Thursday, April 24, 2014

Animal Husbandry Doctrine

I am developing a completely new doctrine regarding animal husbandry.  As you are aware, this whole area is seriously controversial and has actually worsened in the past century with the advent of factory farming.  On top of that we also have extremist vegetarian movements which can go to such extremes that we could no longer live on Earth.  This has developed into a spectrum of mostly unacceptable protocols when it comes to animal husbandry generally and the only thing it has produced is a growing consensus that we have to do better.

I want to say one thing first.  We are terraforming Terra in partnership with the animal kingdom and our domesticates in particular.   Our animals are capable of been our most valuable allies who live to solely to work with us and our lands and to also supply food of their own substance.  Yet this has to be seen in terms of the animal’s perspective.

I had this revelation opened to me by an individual who is evolving into a horse whisperer as her life mission.  She had been hired to work at a stable and what she found shocked her to the core.  The animals were been terribly abused.  This overwhelmed her and she sat down and wept.

Astonishingly one of the horses came over to her and mind to mind told her to not weep for them.  They themselves had chosen this path.    That it was also about them and the humans they were interacting with and that they accepted this.  This obviously both relieved her grief and startled her.  I find it is continuing confirmation of a group mind among animals.

What we owe our domesticates is a life free from abuse as that is only a reflection on ourselves.   Their partnership does include passing on and supplying us with meat as well.  Yet they choose this path as a way forward.  Thus we must get over ourselves and accept our part in our partnership and execute our duties gracefully and even mindfully.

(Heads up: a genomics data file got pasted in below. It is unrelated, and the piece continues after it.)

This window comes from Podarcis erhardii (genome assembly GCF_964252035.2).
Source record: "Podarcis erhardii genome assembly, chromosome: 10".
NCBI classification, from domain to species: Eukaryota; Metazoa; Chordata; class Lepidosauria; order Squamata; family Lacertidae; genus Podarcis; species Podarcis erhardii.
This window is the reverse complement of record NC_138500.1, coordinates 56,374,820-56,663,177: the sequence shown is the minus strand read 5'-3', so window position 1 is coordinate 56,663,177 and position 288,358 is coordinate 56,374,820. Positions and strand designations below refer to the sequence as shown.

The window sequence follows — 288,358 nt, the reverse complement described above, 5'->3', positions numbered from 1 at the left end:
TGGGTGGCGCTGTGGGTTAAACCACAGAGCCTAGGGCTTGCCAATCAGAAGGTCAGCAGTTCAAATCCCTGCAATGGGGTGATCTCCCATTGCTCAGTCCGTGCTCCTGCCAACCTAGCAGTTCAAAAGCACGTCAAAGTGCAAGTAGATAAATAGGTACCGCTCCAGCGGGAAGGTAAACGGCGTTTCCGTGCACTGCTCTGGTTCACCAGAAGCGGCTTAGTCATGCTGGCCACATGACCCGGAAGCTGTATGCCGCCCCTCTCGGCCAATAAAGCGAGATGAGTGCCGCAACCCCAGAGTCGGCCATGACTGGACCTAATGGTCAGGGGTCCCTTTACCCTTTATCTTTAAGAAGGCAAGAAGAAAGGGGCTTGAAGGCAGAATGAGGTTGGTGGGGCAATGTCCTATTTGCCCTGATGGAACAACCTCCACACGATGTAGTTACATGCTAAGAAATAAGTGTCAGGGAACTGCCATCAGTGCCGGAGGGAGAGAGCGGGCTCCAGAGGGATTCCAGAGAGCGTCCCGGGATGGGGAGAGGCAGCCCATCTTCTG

Once we accept the doctrine of the group mind and mutual service, it all works.  I have come to understand that horse husbandry needs to be part of our natural exploitation of the boreal forest.  They are key to successful moose husbandry as well as any other animals we bring in.

We need our animals to groom our forests and fields and even reprocess soils to strip out insects and roots.  Other methods are hopelessly costly and damaging.   Examples abound from factory farming which all rely on maximizing a handful of factors while employing a minimum of human input.  Let me demonstrate a single solution.

The natural human community is 150 individuals on one square mile of land.  That community can profitably handle twenty milking cows without depending on external inputs.  That is also enough for internal consumption as well.  Thus there is a specific need to tailor equipment to do just that.  It will still produce a substantial exportable surplus while actively engaging several individuals in shared duties without making any one individual a slave to the cows.

Better yet the animals can graze waste areas as well as the inevitable rotating pasturage and that includes the woodlands although that may be reserved for the steers.  Such a simple operation is contained and produces a huge dairy output for the community as well as at least a dozen carcasses each year.  At the same time it consumes silage and low quality grains as well.

None of this works as well when you decide to simply double that same herd.  You soon discover you have too many people and need to chase food supplies while the manure problem becomes larger than the operation.  In agriculture, it turns out that there is a right size that can be then optimized and perfected.

Thus my doctrine rotates back to my understanding of the natural community and advancing our own integration with the animals to accomplish both economic success and biological success.
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